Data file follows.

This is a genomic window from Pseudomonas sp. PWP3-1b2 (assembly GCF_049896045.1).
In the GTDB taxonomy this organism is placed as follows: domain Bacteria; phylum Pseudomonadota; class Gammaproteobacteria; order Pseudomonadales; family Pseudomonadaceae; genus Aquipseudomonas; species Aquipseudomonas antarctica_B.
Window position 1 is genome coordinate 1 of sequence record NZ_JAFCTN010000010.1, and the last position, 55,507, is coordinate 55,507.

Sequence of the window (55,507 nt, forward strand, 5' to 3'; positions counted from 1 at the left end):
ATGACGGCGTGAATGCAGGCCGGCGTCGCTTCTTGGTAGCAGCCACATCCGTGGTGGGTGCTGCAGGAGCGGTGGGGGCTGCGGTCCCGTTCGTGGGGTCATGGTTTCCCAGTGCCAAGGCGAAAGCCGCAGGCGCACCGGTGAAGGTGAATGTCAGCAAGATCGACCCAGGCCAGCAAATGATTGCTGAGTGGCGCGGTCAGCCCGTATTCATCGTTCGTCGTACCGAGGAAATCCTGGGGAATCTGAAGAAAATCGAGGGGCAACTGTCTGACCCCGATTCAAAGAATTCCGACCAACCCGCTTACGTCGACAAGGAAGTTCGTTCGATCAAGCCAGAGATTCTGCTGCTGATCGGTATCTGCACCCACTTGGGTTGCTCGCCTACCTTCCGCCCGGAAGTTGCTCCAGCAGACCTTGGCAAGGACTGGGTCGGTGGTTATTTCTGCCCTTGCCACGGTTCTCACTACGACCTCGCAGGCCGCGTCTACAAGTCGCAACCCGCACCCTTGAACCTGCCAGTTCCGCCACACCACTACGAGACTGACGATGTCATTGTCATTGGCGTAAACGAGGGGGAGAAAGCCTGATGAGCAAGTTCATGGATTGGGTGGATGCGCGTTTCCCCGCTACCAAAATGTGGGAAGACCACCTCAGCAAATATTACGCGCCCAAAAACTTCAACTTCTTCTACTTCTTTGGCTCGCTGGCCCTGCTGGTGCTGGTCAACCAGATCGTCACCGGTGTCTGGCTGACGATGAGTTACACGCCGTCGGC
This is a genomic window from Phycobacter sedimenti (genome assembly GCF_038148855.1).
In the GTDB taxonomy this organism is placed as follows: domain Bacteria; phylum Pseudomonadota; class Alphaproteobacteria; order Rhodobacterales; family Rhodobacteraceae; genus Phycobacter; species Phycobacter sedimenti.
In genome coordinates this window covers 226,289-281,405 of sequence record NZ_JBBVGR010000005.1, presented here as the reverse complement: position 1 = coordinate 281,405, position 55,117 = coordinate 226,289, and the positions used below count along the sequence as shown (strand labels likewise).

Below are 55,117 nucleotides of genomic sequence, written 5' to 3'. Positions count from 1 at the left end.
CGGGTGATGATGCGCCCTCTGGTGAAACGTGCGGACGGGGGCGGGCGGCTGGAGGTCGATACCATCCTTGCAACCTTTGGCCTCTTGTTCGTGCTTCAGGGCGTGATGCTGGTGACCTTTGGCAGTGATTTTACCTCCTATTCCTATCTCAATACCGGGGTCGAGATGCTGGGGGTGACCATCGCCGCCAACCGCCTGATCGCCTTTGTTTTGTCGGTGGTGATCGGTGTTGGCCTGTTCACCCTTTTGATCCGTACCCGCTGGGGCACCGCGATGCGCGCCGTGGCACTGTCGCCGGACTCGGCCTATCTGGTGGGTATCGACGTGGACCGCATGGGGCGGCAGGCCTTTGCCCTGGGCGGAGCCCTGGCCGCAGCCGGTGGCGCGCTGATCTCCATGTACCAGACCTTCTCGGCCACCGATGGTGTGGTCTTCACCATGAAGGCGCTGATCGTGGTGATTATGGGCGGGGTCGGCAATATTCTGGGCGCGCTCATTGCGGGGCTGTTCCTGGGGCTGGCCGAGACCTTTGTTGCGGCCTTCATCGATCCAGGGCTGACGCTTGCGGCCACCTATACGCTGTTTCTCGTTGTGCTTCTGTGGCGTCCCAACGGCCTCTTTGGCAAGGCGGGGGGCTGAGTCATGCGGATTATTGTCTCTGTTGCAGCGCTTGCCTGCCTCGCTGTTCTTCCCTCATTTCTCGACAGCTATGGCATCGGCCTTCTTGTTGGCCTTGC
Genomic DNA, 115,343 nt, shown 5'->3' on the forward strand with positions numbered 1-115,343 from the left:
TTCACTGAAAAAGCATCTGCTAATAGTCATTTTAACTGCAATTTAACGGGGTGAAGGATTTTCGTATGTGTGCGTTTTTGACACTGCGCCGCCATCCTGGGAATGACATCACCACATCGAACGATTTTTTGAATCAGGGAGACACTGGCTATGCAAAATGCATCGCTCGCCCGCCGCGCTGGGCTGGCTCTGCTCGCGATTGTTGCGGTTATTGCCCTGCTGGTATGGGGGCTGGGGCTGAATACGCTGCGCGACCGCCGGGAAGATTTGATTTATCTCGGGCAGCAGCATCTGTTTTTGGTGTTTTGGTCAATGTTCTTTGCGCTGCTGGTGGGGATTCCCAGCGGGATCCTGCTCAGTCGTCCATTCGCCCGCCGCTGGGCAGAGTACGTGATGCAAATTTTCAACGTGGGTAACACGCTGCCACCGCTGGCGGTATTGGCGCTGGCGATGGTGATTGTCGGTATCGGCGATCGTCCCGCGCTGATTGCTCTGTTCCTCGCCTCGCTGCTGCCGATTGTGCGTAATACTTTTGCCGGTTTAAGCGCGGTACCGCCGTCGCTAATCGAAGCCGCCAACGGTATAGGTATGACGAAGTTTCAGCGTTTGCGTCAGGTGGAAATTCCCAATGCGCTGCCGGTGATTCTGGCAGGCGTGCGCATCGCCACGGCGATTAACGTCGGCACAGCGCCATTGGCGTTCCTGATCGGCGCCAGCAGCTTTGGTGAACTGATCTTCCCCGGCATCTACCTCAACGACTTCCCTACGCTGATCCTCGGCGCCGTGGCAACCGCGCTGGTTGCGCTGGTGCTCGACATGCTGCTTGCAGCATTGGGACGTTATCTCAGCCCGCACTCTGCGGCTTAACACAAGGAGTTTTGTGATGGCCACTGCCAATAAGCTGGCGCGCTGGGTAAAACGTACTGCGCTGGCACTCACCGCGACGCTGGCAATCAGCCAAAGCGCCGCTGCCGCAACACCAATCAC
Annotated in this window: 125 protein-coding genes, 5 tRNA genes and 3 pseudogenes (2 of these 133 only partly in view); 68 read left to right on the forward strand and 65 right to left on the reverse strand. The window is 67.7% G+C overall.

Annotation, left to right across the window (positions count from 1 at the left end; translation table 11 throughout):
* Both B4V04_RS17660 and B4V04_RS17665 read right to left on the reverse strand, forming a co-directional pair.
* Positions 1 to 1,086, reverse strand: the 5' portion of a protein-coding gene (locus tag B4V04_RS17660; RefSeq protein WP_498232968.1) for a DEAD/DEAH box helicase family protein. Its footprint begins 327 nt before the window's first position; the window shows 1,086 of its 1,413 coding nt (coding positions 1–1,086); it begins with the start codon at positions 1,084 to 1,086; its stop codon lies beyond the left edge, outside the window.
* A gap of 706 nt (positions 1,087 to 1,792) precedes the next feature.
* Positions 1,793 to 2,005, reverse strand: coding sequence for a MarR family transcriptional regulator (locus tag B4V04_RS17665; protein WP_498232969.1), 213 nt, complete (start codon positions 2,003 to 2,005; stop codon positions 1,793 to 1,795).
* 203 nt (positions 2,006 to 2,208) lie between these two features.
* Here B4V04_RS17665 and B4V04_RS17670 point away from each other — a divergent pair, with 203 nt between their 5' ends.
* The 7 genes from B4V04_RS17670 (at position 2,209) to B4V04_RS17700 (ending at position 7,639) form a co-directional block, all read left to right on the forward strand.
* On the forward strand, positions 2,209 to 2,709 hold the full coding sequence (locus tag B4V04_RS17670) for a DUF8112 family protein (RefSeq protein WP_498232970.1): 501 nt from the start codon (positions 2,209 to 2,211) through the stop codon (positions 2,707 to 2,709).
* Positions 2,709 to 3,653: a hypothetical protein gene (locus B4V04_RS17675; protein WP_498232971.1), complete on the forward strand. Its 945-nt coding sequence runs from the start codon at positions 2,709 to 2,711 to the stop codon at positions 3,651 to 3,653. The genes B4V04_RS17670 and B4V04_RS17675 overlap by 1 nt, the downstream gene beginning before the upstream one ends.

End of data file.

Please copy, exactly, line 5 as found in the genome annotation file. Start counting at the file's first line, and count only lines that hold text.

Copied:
ATGACGGCGTGAATGCAGGCCGGCGTCGCTTCTTGGTAGCAGCCACATCCGTGGTGGGTGCTGCAGGAGCGGTGGGGGCTGCGGTCCCGTTCGTGGGGTCATGGTTTCCCAGTGCCAAGGCGAAAGCCGCAGGCGCACCGGTGAAGGTGAATGTCAGCAAGATCGACCCAGGCCAGCAAATGATTGCTGAGTGGCGCGGTCAGCCCGTATTCATCGTTCGTCGTACCGAGGAAATCCTGGGGAATCTGAAGAAAATCGAGGGGCAACTGTCTGACCCCGATTCAAAGAATTCCGACCAACCCGCTTACGTCGACAAGGAAGTTCGTTCGATCAAGCCAGAGATTCTGCTGCTGATCGGTATCTGCACCCACTTGGGTTGCTCGCCTACCTTCCGCCCGGAAGTTGCTCCAGCAGACCTTGGCAAGGACTGGGTCGGTGGTTATTTCTGCCCTTGCCACGGTTCTCACTACGACCTCGCAGGCCGCGTCTACAAGTCGCAACCCGCACCCTTGAACCTGCCAGTTCCGCCACACCACTACGAGACTGACGATGTCATTGTCATTGGCGTAAACGAGGGGGAGAAAGCCTGATGAGCAAGTTCATGGATTGGGTGGATGCGCGTTTCCCCGCTACCAAAATGTGGGAAGACCACCTCAGCAAATATTACGCGCCCAAAAACTTCAACTTCTTCTACTTCTTTGGCTCGCTGGCCCTGCTGGTGCTGGTCAACCAGATCGTCACCGGTGTCTGGCTGACGATGAGTTACACGCCGTCGGC